Confessions of a Microaggressor

In the context of social justice dialogue, I rarely ever feel guilt. I am a non-Christian woman of color, so white guilt and the “shut up and listen” guideline is generally for other participants in a dialogue. I’m usually allowed to be as loud and angry as I want to be about social justice issues because if people ever microaggress, it’s usually against me.

I was reminded in one of the most embarrassing incidents that has happened to me in a long time that this doesn’t mean I am not equally capable of microaggressing.

Recently, I was watching movies with a queer friend of mine. Their roommate, who happens to be the guy I’m seeing, came in and sat down with us. I swore to myself I would not get too cuddly with him because I think it’s rude to make someone a third wheel. But two movies and 500 calories later, it was around 11:00 p.m. and I was definitely on the loopier end of consciousness and forgot that I’m not invisible when I flirt (not that that is an excuse for my behavior). When guy-I’m-seeing casually leaned over and started kissing me, my friend asked us to stop and reminded us in no uncertain terms that we were doing this in their bedroom (and I, on their bed) and we are a heterosexual couple.

The guilt recoil is not something I’m used to, and it hit me full force that night. I realized that what I did was offensively heteronormative, and I was guilty because I thought I knew better, or at least had more restraint. Being supportive of the queer community has always been a point of pride for me, and now I was suddenly seriously questioning how supportive I had ever really been.

I’ve lost count of how many times I’ve spouted the don’t-wallow-in-guilt spiel for white people who realize their white privilege for the first time (cue: white girl tears). I am a firm believer that guilt is not productive. It is a self-centered emotion that takes attention away from the actual problem and shifts the focus to whoever is guilty. Guilt is a token gesture in the grand scheme of overcoming oppression. The real acts of compassion (props, Paulo Freire) come from the people who can overcome guilt and channel their feelings into action to support marginalized communities. This support can take many forms—spreading the knowledge and joining organizations that support marginalized groups, among other things.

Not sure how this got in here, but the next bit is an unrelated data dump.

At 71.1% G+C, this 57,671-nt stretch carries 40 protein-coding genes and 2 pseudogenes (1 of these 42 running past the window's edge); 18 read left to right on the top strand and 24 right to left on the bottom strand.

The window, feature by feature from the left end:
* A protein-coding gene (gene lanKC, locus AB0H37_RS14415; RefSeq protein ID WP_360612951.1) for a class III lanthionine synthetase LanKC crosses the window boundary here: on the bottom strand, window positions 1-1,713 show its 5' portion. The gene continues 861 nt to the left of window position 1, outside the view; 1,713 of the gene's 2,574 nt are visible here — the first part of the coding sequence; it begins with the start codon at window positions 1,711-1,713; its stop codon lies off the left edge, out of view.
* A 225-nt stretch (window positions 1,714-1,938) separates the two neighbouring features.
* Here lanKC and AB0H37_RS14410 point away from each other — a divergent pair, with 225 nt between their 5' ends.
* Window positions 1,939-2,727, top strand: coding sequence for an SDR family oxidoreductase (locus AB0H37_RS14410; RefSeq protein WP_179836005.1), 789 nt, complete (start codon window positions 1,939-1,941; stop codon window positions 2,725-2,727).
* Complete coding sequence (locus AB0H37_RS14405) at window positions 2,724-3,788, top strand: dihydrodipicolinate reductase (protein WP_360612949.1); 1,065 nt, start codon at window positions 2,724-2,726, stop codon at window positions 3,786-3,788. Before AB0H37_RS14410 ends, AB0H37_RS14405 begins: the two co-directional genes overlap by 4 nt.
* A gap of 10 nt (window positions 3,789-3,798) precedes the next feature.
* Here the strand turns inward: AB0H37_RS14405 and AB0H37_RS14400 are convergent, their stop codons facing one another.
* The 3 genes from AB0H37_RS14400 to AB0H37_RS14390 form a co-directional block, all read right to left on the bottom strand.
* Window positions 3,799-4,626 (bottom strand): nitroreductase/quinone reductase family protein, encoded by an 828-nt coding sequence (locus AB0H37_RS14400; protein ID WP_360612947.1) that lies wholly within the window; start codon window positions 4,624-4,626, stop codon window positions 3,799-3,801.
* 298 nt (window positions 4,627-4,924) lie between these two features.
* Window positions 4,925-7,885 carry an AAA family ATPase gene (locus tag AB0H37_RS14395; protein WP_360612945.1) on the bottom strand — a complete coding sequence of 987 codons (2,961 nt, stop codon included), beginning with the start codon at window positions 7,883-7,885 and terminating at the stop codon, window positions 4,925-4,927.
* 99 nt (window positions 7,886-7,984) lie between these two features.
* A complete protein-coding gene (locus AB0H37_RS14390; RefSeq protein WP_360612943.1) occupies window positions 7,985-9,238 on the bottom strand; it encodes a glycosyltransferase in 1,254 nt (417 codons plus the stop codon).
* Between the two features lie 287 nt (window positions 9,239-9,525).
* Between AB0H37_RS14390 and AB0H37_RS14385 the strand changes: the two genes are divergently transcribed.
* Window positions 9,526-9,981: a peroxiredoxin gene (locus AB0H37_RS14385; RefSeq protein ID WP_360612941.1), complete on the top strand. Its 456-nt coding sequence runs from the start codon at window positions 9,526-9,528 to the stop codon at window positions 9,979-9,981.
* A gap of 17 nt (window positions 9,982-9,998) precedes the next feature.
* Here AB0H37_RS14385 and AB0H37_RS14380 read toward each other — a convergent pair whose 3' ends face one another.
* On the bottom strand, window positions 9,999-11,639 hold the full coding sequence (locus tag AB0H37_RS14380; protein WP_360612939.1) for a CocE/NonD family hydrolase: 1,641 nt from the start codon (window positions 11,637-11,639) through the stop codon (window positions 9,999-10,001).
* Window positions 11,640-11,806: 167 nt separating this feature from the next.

The worst part about that incident was wanting to talk about what I had done and not knowing who to go to about it. I couldn’t talk to my friend about my guilt—that would be incredibly selfish since they were the one I had microagressed against. I knew I’d have to talk to guy-I’m-seeing about it, but I felt so awkward and guilty that I couldn’t bring it up with him, not at that point. I thought of two other friends I’d usually talk to about something like this…and promptly realized both the individuals I was thinking of are queer as well. I didn’t want to unload guilt on them about a microagression that both of them probably experience all the time. All the while, my recurring thought was the idea that in public spaces, queer people can’t always show affection, and I’d had the audacity to do that in a queer person’s private space, perhaps one of the only places this person can feel comfortable showing affection.

The uncomfortable thing about guilt is having to acknowledge that that “other person” who microagresses all the time out of ignorance is actually you. Once I admitted that, I went to a place much scarier than where I thought I would go—fear. I know I had said sorry to them, but I was still fearful that perhaps my friend no longer thought of me the same way.

In truth, guilt is an expression of fear. It is the fear that people do not love you enough to forgive you for what you have done (or have been doing). There is, of course, an assumption here that people should love you, that they somehow owe you love and forgiveness. But people do not owe you love. People do not owe you anything. Guilt is selfish precisely because it demands something of people that they do not necessarily want to give.

So I’ve kept it to myself, but I resolved to tell guy-I’m-seeing that this cannot happen again. For now, I can forgive myself, and love myself by taking better care of this body I’m in so I’ll be less tired. The less tired I am, the less likely I am to forget things that are important. And when I don’t forget important things, I am usually a better friend to my friends.

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